Unfortunately, I still have not reached the answers to my two questions arose from our two meeting, but I would like to share my personal observations and thoughts from the Georgetown Initiative that might be helpful to get closer to the answers.

My first takeaway from the program is that people need to truly understand the complexity of the U.S.-China relationship. To some extent this might sound clichés, but it seems many people sometimes still forget that United States and China are two of the most complex and diverse countries in the world, and they have some of the most complicated and intertwined connections in the world. From the government officials in D.C. or Beijing, to scholars in Georgetown or Tsinghua, to business representatives in AmCham or Chinese Embassy, and there will always be losses and gains for every policy implemented between the two countries. China, of course, can keep referring to the profits gained by American companies in China in the past decades, but Beijing also needs to admit that indeed many American companies are treated differently in China, and in some cases this means forced technology transfer. Similarly, the United States has every right to push China to open up more areas to foreign business and to vow to protect American intellectual properties, but Washington needs to acknowledge the benefits brought about by the engagement policy. Neither a full-on trade war nor a dismissal of the trade war would benefit most parties simultaneously in either country, thus the discussion of trade deals should be considered as part of the problem instead of part of the solution. Behind the trade war, I think there is something deeper that keeps the United States and China drifting away, which is related to the my second observation.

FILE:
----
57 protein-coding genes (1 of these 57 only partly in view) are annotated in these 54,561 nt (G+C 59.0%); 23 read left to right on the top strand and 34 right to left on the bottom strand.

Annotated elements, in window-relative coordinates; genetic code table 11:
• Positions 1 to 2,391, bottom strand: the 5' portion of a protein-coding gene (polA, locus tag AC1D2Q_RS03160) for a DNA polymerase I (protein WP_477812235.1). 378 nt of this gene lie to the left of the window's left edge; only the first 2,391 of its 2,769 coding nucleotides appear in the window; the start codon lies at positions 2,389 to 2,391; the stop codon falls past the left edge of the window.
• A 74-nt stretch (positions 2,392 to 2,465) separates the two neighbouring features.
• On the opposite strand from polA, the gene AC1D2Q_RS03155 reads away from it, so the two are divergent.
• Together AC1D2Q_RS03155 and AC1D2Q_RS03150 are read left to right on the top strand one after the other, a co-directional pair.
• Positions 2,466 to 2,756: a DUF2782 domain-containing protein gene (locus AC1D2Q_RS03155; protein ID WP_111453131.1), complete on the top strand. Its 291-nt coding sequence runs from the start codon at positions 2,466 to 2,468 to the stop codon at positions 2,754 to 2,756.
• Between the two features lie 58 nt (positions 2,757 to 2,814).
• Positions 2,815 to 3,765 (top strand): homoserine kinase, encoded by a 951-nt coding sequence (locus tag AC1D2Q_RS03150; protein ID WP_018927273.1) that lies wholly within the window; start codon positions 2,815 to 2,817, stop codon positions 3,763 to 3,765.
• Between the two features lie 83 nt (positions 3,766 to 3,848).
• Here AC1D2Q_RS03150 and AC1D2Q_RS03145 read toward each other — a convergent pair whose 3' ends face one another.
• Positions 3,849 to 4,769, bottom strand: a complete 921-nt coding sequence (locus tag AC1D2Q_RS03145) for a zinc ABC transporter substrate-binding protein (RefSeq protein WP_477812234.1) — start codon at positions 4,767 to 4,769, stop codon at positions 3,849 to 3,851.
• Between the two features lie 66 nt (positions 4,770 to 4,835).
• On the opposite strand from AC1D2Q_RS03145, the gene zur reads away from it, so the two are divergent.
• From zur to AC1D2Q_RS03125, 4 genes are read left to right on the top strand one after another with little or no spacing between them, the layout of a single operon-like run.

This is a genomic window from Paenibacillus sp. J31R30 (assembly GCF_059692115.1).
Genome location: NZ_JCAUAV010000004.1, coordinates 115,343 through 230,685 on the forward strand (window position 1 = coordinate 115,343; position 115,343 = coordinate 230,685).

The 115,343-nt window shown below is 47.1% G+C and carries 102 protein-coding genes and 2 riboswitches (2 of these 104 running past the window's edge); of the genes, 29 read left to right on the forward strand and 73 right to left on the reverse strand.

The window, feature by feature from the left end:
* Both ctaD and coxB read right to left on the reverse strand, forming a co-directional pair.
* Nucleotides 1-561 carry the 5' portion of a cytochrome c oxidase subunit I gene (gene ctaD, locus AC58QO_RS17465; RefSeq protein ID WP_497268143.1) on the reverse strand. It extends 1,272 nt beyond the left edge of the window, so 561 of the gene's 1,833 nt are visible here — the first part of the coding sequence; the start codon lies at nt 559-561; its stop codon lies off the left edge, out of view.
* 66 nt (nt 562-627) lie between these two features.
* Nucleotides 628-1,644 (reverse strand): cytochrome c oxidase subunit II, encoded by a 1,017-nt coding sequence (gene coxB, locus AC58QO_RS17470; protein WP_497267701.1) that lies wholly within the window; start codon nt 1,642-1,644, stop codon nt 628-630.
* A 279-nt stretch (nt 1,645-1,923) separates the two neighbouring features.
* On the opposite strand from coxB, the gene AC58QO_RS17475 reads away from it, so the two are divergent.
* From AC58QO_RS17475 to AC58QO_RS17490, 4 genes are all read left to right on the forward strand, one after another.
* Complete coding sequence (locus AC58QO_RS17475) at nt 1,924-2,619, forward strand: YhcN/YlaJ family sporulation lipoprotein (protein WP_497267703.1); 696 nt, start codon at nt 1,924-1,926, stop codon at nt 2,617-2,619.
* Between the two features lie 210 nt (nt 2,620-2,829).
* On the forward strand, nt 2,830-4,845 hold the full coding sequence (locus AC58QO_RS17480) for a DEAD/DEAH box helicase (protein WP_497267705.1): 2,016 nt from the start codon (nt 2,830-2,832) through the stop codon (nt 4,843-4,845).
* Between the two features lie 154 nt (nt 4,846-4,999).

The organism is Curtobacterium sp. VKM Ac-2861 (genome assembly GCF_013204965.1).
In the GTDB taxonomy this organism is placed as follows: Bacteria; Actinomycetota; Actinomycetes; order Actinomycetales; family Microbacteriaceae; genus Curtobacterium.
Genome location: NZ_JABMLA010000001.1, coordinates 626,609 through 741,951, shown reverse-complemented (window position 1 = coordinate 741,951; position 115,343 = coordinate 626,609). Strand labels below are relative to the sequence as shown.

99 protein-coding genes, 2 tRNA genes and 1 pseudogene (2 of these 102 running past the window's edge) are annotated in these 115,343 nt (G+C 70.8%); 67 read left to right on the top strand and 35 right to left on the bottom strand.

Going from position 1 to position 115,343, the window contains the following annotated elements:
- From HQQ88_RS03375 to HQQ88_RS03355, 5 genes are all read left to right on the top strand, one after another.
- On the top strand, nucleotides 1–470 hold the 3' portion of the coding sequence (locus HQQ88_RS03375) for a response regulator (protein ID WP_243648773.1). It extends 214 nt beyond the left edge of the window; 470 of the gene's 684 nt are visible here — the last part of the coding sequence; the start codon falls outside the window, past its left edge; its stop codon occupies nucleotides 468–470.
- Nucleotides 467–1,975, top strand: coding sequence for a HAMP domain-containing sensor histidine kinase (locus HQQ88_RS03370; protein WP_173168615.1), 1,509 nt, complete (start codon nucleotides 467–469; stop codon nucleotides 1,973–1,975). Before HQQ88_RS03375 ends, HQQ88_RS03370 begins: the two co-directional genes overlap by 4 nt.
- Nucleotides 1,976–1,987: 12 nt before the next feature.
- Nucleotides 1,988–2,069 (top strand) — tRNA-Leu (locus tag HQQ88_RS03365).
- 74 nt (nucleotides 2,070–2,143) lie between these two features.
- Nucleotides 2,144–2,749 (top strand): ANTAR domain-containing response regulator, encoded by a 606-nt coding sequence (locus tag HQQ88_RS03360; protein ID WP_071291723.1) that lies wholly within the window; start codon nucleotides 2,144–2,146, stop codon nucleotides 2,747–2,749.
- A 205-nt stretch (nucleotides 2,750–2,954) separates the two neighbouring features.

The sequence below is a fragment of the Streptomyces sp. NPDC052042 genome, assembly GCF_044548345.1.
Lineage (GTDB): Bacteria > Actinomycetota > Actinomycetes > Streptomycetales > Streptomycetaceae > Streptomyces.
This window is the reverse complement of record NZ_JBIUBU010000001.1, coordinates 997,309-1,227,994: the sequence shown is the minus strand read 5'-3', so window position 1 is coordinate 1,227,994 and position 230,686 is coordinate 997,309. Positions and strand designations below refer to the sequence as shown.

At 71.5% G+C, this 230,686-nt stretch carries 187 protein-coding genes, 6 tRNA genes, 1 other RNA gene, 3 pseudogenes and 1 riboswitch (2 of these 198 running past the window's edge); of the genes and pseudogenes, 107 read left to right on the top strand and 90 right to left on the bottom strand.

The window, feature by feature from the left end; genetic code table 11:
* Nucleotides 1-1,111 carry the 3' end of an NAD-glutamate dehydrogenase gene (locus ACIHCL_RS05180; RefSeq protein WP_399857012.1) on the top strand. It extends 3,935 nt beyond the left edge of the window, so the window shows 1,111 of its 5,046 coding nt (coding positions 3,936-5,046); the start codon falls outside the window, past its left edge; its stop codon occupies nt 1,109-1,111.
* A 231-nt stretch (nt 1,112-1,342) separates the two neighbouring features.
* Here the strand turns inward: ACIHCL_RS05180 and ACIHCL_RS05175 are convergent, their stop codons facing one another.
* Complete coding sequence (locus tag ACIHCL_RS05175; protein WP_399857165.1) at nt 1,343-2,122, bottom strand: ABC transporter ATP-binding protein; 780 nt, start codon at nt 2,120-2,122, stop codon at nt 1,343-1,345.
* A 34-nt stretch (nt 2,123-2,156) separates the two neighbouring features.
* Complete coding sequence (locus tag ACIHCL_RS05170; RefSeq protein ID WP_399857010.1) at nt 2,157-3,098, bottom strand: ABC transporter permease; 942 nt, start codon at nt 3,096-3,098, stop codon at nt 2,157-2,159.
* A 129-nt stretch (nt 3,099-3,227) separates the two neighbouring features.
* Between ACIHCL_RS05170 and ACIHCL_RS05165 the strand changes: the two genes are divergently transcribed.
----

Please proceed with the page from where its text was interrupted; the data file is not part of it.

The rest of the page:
My second observation is related to the problem of confidence, which has become an issue for both countries. Washington accused China for using unfair terms to do business with the underdeveloped countries in the One Belt One Road Initiative, but did not offer an alternative for those countries to get loans; while Beijing claimed they have stuck to the WTO terms set 20 years ago, but did not mention to tear down the obstacles for American companies to do business in China. It seemed to me that the United Sates did not have enough confidence to invest billions of dollars in South East Asia and Africa to compete with China’s OBOR Initiative, and China was not confident enough to have its companies competing directly with their American counterparts. When both countries are lack in confidence to compete fairly and candidly with each other in the global atmosphere, consequently distrust and disagreement will dominate the relationship in which no one believes in the possibility of co-prosperity or global governance anymore.